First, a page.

I sometimes like to sit on news for a week or two in order to digest what has happened and have a more balanced response to the events at hand. The recent decision by the Boy Scouts to reaffirm their ban on gay scouts and scoutmasters from participating in any part of their organization was disheartening; the NCAA's tough stance on Penn State's football program was more welcome, although shutting down the university's football program in its entirety would have sent an even stronger message.
In a short but well-thought-out op-ed, The New York Times called the Boy Scouts' decision to bar gay scouts as well as gay scout masters a "19th-Century Decision." The Supreme Court had already decided over a decade ago, in a 5-4 decision, that as a private organization, the Boy Scouts may exclude gay members at will. The Boy Scouts' latest anti-gay decision, however, does not square in any way with its values of moral leadership and openness; furthermore it may be argued that the Boy Scouts, although technically a private organization, play a de facto public role in our society, as they are part and parcel of almost any community from coast to coast. Would one ever accept the Boy Scouts banning African Americans or Jews? The very idea is preposterous in 2012, as banning LGBT people should be, as well. The other, more wicked undertone in the Boy Scouts' continued ban on gays, which The New York Times did not pick up on, is that gay people somehow do not belong around children, that they are somehow all pedophiles of one sort or another, and that gay scouts or scout leaders might "convert" other scouts into being gay, another preposterous proposition. As is clear in the latest public pedophilia scandal, that of Jerry Sandusky and Penn State football, heterosexuals are just as likely (in fact, statistically, they are much more likely) to commit acts of pedophilia (same-sex or otherwise) than LGBT people are. It is not too late, one presumes, for the Boy Scouts to overturn their insipid decision, which goes against everything their organization and most right-thinking people believe.
The NCAA came down strong on Penn Sate's football program in the Sandusky-Paterno scandal, with penalties that include a $60-million fine, a four-year postseason ban, and the loss of 10 scholarships per year for the next four years. The NCAA also vacated all of Penn State's victories from 1998 to 2011, so that Joe Paterno will no longer have the most wins in NCAA football history. In his decision and in subsequent interviews, Mark Emmert, the head of the NCAA, clearly stated that sports had in many cases come to overwhelm the university (Penn State in particular, others in general), and that it was time to put academics and sports back into their correct places: "[F]ootball will never again be placed ahead of educating, nurturing, and protecting young people." He did not go far enough and state the obvious, that because certain NCAA sports (basketball, football, etc.) are, in essence, professional training grounds that make huge amounts of money for their respective universities, other universities are unlikely to learn much of anything from this last decision. They may pity Penn State, but they're probably thinking, "Thank God that wasn't us." Emmert should have gone even further and closed the entire Penn State program down, an option called the "death penalty," in order to teach the university and its students a real lesson, and also simply to put things back in order the way they should be at Penn State, which is, after all, a university and not an NFL training ground. This fact was brought home to me when several Penn State students expressed anger that Joe Paterno's victories had been erased from the books and that his statue had been dismantled from the campus, as if these students could not understand the gravity of aiding and abetting the rape and molestation of over 10 young boys over an extended period of years.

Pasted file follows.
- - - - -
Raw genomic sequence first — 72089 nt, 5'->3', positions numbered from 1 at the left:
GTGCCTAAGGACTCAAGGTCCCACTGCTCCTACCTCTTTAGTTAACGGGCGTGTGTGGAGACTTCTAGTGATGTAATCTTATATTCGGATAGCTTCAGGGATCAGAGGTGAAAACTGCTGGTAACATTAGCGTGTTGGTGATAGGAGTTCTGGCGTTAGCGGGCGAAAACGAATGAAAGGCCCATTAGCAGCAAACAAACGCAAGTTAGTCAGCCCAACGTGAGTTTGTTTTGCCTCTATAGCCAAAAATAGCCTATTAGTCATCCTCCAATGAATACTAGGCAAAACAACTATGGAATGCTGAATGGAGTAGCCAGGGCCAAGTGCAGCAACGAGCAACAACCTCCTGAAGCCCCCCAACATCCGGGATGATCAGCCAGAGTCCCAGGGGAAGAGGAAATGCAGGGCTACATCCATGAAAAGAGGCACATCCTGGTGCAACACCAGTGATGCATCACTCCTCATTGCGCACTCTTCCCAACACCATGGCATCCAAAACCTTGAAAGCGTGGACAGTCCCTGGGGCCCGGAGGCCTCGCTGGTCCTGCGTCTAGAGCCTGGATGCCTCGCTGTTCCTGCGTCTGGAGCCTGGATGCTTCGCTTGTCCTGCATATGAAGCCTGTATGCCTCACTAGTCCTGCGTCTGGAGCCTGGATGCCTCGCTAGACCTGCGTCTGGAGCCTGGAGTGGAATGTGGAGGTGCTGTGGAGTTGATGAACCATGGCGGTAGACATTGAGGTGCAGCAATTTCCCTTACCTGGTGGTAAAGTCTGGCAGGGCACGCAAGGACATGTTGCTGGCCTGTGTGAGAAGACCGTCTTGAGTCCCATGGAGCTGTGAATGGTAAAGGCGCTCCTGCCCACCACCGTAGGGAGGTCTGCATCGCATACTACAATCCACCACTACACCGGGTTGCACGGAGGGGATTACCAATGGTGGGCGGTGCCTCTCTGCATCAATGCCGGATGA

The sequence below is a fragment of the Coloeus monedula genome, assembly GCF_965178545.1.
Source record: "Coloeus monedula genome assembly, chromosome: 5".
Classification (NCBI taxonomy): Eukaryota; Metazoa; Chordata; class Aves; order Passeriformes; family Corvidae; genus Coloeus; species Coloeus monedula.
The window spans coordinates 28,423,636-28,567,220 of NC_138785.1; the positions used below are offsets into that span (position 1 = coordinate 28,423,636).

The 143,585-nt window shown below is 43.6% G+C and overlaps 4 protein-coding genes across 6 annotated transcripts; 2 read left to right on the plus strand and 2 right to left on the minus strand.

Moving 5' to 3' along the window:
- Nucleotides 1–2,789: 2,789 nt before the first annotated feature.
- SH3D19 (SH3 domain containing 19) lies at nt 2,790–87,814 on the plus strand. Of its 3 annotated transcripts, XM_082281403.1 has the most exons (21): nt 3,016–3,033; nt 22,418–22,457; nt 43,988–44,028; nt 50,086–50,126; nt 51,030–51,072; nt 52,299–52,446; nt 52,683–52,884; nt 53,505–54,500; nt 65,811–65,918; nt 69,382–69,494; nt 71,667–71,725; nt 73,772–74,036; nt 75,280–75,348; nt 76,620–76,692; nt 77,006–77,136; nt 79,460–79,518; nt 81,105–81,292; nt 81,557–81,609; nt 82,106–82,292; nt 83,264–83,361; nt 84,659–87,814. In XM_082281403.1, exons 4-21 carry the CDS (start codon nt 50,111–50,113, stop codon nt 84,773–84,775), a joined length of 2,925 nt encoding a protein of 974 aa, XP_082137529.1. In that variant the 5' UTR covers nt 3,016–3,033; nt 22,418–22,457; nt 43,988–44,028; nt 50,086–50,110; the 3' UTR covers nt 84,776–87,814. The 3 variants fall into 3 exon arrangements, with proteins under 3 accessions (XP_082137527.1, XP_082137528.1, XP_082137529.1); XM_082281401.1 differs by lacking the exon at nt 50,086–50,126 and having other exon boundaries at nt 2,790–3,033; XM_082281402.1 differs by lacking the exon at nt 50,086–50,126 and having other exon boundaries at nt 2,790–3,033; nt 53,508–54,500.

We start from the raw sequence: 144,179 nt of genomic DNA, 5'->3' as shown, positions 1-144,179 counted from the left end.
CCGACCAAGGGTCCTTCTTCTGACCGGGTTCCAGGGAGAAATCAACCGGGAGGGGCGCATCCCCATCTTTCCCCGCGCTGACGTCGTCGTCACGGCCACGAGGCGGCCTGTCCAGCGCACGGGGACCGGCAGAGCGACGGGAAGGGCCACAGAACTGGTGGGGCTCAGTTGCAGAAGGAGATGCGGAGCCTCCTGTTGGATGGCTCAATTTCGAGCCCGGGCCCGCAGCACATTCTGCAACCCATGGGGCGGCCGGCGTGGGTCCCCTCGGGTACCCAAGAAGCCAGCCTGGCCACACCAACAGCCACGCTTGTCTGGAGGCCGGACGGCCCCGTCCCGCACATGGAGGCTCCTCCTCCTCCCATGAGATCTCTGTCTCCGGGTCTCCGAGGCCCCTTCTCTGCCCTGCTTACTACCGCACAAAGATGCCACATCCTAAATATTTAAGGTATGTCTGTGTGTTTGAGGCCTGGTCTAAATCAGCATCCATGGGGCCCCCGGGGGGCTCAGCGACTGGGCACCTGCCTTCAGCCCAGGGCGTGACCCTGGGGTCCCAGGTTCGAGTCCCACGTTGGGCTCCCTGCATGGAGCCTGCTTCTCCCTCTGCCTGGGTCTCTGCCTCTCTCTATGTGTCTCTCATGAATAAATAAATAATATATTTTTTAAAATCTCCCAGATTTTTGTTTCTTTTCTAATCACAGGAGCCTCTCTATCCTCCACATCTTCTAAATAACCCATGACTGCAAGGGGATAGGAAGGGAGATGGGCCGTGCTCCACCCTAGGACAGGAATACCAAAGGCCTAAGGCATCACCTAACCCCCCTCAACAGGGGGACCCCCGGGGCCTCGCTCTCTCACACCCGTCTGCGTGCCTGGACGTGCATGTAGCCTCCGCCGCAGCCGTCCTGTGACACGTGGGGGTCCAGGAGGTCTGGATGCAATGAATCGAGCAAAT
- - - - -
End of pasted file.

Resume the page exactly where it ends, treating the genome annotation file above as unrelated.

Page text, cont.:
Let us also add to this mix another obvious fact: Our universities will not remain the envy of the world much longer if they do not once again focus exclusively on research and academics. In the past several years, German researchers functionally "cured" a man of AIDS, and a Canadian university found a way to help reverse global warming by removing large amounts of carbon dioxide from our atmosphere. These findings may well lead to a cure for AIDS and save us from the continued nefarious effects of global warming. Yet one cannot help but feel that these discoveries should both have been made by American universities, and that not long ago, when our universities concentrated on being the best in the world, academically, they would have been. Regardless of these two particular examples, which, granted, I did pull out of a random editorial hat, it seems to me that if we don't get back to what our universities should be (not training grounds for pre-business majors in a bad economy and an arena for pre-professional sports), more and more of the world's great discoveries, scientific or otherwise, will be coming from abroad in the future.